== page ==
LACMA in the NY Times

Though Caryn promised herself not to blog about the Tut exhibit at LACMA, I can’t help but point out this great article in the NY Times (What Price Love? Museums Sell Out) about the emerging trend of public art institutions selling out in one way or another. They talk not only about the Tut exhibit, but also about museums selling off their pricey holdings, leasing out their holdings to for-profit entities and this:

Meanwhile, the Los Angeles County Museum has entered into an arrangement even more problematic than the one for the King Tut show. Tut, after all, will come and go. But the museum is making more lasting plans with the billionaire contemporary art collector Eli Broad, letting him build a museum that he can oversee, with his name on it, on museum property – on public, tax-free land. Los Angeles County will then pay to maintain it.

Added to that, there is no guarantee that Eli Broad will eventually deed that collection to LACMA. While this isn’t necessarily new information (see also LA Times: Which Way, LACMA?), the article puts together a lot of disparate pieces of the puzzle.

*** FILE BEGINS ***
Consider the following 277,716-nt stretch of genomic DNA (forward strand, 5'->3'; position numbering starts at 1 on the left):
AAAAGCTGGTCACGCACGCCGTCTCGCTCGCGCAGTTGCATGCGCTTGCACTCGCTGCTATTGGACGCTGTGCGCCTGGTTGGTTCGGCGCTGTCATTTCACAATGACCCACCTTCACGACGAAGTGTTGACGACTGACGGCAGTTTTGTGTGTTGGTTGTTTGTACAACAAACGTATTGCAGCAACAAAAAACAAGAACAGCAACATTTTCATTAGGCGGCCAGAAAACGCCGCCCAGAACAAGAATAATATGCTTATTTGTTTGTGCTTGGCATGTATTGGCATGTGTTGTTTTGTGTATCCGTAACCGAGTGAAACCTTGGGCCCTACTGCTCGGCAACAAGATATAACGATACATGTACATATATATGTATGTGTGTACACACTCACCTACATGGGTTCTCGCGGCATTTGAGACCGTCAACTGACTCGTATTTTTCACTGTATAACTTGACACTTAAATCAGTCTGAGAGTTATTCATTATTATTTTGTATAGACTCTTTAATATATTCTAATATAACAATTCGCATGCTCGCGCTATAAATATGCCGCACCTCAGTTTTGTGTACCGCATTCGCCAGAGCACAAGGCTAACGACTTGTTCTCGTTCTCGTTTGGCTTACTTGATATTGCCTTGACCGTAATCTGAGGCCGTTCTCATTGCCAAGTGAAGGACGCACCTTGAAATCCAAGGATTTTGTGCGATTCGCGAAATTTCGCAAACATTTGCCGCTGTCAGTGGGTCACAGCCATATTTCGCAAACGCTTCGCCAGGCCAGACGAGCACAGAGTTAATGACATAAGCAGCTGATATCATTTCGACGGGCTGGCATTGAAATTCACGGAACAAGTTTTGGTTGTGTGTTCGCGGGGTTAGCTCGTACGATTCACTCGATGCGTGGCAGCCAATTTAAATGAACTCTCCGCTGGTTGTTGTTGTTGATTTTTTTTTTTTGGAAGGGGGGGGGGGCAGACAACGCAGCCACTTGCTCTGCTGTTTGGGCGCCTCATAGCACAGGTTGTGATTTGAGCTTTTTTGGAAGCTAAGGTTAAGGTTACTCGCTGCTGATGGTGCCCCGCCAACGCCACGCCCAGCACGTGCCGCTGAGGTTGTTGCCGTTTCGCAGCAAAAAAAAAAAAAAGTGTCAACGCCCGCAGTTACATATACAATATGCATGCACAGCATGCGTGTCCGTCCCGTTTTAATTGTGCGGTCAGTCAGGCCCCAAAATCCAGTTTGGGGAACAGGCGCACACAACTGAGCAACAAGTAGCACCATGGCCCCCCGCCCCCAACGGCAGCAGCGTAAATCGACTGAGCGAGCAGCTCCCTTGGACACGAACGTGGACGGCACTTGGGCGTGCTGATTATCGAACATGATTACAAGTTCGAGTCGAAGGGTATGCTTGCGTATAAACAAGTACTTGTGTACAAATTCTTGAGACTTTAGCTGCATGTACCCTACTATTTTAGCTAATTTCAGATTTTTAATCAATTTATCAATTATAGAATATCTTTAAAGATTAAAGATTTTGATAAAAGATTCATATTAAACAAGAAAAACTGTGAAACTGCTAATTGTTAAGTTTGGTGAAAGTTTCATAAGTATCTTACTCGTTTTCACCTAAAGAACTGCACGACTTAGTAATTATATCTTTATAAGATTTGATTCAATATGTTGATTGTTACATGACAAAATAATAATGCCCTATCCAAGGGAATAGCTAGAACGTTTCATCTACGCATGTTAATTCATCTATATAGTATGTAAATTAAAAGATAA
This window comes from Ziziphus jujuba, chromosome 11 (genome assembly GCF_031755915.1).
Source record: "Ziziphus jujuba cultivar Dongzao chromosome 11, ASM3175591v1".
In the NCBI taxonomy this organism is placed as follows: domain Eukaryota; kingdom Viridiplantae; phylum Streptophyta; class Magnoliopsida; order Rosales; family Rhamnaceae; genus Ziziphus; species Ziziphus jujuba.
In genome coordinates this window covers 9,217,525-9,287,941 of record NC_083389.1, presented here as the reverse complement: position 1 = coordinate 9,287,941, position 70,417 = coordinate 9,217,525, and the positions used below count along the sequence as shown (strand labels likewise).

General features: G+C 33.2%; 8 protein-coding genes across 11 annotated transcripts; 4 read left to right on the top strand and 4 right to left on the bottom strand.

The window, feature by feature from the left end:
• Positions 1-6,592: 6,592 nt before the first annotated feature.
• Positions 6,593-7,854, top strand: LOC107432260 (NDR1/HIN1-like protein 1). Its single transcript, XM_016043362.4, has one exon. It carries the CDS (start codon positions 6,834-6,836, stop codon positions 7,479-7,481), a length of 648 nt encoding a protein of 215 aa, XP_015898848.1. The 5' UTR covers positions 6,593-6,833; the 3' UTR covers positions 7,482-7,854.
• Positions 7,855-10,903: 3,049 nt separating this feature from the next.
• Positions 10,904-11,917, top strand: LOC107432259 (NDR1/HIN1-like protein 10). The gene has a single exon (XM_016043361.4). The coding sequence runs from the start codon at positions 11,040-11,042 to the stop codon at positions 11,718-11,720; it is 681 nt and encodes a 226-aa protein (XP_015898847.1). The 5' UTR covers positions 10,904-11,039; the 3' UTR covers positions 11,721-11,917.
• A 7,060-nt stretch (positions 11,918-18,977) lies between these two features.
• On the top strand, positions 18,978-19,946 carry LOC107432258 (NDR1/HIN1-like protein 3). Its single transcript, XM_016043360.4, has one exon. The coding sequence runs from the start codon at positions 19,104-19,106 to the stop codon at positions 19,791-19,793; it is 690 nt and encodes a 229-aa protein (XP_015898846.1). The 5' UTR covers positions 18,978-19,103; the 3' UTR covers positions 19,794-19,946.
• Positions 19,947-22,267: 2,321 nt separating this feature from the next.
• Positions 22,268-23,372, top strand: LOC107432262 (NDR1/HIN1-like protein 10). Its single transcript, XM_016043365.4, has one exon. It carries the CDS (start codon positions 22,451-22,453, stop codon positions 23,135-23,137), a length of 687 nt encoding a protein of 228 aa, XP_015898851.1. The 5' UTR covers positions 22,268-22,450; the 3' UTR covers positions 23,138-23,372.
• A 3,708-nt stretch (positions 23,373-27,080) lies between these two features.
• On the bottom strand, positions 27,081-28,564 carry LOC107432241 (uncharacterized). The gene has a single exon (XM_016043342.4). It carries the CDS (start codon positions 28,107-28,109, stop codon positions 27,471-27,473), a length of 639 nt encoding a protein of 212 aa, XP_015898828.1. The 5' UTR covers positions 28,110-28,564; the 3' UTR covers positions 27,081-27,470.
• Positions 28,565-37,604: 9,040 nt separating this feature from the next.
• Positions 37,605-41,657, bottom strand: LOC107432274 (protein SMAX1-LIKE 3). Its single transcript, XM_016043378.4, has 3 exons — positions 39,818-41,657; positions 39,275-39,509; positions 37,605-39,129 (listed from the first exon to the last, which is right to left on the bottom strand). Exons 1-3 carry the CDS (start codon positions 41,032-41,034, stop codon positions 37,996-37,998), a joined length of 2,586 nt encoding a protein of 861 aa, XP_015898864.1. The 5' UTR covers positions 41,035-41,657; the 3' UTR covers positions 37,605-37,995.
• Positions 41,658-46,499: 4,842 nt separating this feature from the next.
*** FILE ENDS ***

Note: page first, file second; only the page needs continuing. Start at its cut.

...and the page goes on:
4 thoughts on “LACMA in the NY Times”

  1. Thanks for the link, Tyler, on the ArtsJournal about the earlier piece last year which I don’t remember reading.

    I think you’re right that he does have a lot going on in the article and I’m not one to analyze much about the art world as I’m just a consumer (probably one of those people that the Tut exhibit thought they were going to attract). I go look at art about four times a year and probably only one of those will be at a major institution … more if I go out of town.

    What it did tell me that I didn’t know is that MOMA sold off one of its paintings by Henri-Edmond Cross, who’s a personal favorite of mine (and very hard to find, I actually went to Toledo once to see his stuff) since I saw one of his paintings when I was a teenager of a seascape with sailboats and just about wept with joy over its beauty.

    The only good news about finding out about that after the sale is that I wouldn’t have been able to afford it so I can stop beating myself up. Maybe whoever bought it will loan it out somewhere and I’ll get to see it.

Comments are closed.